5. The training device as defined in claim 1, wherein said targets are made of different kinds of materials.

6. The training device as defined in claim 12, wherein said bracket has an L-shaped cross-section and is secured on said beam to define an upwardly open horizontal gap formed between said bracket and said beam, each of said fittings having a substantially U-shaped cross-section, with a downwardly extending rear tab and a front panel, said rear tabs being removably and horizontally slidably inserted in said gap, said joint pieces connecting one of said front panels and the upper edge of said central target.

7. The training device as defined in claim 6, wherein said central target is cut out at the lower comers thereof.

8. The training device as defined in claim 7, wherein said side targets are also cut out at lower corners thereof, adjacent said central target.

9. The training device as defined in claim 6, wherein one of said side targets is formed with slits cut therein and another of said side targets is formed with perforations therein.

10. The training device as defined in claim 6, further comprising a bell attached to said central target.

i t 1. l

UNITED STATES PATENT OFFICE CERTIFICATE OF CORRECTION Dated February 12,197LF Patent No. 3,7 55

NOBUO YAMADA Inventor(s) It is certified that error appears in the above-identified patent and that said Letters Patent are hereby corrected as shown below:

On the cover sheet, insert E 30] Foreign Application Priority Data Japan 66 +62/7| 'July 28,1971

Signed and sealed this 6th day of August 197A.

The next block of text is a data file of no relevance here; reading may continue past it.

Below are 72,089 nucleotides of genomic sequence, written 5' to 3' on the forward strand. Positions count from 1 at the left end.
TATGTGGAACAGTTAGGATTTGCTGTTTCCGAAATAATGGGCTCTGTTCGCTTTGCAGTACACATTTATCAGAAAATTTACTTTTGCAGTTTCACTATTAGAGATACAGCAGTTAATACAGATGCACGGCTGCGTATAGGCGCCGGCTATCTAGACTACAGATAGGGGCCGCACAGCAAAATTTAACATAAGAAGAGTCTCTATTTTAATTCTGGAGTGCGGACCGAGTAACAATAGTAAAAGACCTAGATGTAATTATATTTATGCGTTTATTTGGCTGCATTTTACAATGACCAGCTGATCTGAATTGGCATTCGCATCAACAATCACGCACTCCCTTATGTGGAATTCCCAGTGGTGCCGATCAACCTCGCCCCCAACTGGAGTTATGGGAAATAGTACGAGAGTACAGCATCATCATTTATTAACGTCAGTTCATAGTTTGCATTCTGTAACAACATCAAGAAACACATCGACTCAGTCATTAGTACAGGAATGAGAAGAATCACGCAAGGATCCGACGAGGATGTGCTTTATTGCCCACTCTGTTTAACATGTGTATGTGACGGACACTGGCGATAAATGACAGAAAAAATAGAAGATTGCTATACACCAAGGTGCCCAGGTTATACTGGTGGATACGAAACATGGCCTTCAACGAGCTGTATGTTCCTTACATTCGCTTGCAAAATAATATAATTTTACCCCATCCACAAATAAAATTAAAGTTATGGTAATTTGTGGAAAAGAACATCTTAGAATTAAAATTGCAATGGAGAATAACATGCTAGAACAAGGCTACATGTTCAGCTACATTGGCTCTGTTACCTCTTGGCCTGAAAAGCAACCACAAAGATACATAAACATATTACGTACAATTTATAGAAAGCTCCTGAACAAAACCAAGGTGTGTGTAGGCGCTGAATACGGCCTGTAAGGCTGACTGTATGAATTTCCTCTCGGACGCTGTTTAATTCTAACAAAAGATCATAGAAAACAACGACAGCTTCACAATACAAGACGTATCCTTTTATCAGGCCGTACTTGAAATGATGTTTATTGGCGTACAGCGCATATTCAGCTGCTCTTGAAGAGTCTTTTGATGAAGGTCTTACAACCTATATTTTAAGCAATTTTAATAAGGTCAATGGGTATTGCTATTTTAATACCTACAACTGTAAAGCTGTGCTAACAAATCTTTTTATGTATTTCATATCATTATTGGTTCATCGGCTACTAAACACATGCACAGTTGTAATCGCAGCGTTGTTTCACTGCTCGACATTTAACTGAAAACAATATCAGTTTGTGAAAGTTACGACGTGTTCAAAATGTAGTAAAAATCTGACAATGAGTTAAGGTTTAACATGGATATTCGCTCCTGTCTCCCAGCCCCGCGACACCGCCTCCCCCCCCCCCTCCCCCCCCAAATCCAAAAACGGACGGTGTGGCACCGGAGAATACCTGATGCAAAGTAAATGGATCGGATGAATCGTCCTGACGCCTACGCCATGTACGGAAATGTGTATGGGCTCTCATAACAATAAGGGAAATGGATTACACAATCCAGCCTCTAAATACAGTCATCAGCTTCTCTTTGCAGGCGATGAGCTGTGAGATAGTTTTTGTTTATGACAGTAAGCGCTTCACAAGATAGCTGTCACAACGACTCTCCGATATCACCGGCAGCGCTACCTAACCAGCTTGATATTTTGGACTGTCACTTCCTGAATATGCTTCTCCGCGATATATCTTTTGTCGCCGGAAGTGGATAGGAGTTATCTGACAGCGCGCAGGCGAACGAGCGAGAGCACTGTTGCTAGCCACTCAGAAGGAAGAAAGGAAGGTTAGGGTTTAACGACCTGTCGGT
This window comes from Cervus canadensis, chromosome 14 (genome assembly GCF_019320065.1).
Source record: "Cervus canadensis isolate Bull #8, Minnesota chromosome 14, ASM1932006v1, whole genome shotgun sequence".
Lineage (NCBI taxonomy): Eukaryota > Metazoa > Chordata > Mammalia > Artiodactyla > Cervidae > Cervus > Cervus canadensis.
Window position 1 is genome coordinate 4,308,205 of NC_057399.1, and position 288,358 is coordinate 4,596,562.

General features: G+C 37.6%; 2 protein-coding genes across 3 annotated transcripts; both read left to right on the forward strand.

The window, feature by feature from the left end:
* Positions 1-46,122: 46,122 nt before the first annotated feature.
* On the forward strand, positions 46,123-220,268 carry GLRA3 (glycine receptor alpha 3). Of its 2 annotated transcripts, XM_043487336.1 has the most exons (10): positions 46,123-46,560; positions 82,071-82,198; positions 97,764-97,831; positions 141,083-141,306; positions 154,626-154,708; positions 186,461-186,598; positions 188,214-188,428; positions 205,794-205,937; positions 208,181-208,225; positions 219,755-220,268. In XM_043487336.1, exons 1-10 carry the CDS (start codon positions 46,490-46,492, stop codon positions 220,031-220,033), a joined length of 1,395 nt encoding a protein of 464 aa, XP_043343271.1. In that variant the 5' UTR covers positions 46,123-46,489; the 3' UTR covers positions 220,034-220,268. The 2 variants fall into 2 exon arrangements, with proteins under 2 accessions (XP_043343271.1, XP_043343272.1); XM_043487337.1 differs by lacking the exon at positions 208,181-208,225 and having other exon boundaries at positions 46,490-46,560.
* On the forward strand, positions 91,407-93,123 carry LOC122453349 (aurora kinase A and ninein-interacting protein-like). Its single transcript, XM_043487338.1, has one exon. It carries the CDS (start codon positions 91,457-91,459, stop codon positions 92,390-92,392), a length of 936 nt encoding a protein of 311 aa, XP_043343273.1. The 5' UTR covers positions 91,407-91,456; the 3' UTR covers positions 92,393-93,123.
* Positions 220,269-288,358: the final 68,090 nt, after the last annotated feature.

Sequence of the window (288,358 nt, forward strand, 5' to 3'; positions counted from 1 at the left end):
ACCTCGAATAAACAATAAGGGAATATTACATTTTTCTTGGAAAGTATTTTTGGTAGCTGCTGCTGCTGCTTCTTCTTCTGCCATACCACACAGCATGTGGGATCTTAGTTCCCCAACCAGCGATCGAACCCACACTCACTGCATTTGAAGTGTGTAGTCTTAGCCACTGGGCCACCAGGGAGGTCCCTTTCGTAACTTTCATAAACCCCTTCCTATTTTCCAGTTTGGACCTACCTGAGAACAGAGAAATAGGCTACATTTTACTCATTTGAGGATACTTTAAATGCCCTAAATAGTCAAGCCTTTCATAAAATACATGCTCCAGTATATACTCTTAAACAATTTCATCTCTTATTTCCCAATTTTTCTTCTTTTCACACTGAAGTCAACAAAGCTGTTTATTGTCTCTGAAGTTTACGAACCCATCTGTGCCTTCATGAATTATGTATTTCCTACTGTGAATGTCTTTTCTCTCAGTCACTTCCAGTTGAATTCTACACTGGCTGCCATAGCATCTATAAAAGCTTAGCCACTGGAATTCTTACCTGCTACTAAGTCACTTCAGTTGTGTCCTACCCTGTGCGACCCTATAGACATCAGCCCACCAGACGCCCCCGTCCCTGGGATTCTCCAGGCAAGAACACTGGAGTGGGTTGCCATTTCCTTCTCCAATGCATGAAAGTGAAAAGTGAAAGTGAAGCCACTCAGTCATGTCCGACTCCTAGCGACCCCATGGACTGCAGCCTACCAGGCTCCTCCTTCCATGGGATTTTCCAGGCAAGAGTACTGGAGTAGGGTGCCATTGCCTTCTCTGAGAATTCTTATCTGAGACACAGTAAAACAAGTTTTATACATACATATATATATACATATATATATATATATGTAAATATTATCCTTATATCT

(SEAL) Attest McCOY M. GIBSON, JR. C. MARSHALL DANN Attesting Officer Commissioner of Patents FORM po'wso (w'sg) uscoMM-Dc Bean-Pen U. 5. GOVERNMENY PRINTING OFFICE 2 l9! 0-356-33.

Patent Citations
Cited PatentFiling datePublication dateApplicantTitle
US164641 *Dec 22, 1874Jun 22, 1875 Improvement in musical-game apparatus
US2438263 *May 22, 1946Mar 23, 1948David S AlvesPaddle target unit for ball games
US2516997 *Dec 23, 1946Aug 1, 1950KellingerPivoted token releasing target
Referenced by
Citing PatentFiling datePublication dateApplicantTitle
US3986718 *Jun 25, 1975Oct 19, 1976Donald W. LongGolf game
US4842283 *May 5, 1987Jun 27, 1989Lebel KennethTarget assembly
US4927399 *Jan 24, 1989May 22, 1990Penn's Woods Products, Inc.Diaphragm game call with tone modifying slits
US4974857 *Oct 20, 1988Dec 4, 1990Arachnid, Inc.Electronic dart game
US5145178 *Apr 19, 1991Sep 8, 1992Ropars William JGolf game apparatus
US5181721 *Apr 26, 1991Jan 26, 1993Jeron Technology, Inc.Golf game apparatus
US5405281 *Feb 16, 1994Apr 11, 1995Sandor; RalphToppling tone-producing toy apparatus
US5413533 *Aug 3, 1993May 9, 1995Bolus; EdwardAiming apparatus for bowling having pivotal targets
US6866591 *Mar 20, 2002Mar 15, 2005John Emmanuel BennettDual purpose golf putting practice device
US8113968 *Jan 18, 2007Feb 14, 2012Marshall FittlerScreen apparatus and method of use
Classifications
U.S. Classification473/186, 273/127.00D, 273/381, 473/190, 446/404
International ClassificationA63B69/36, A63B63/00
Cooperative ClassificationA63B63/00, A63B69/3676, A63B2024/005
European ClassificationA63B63/00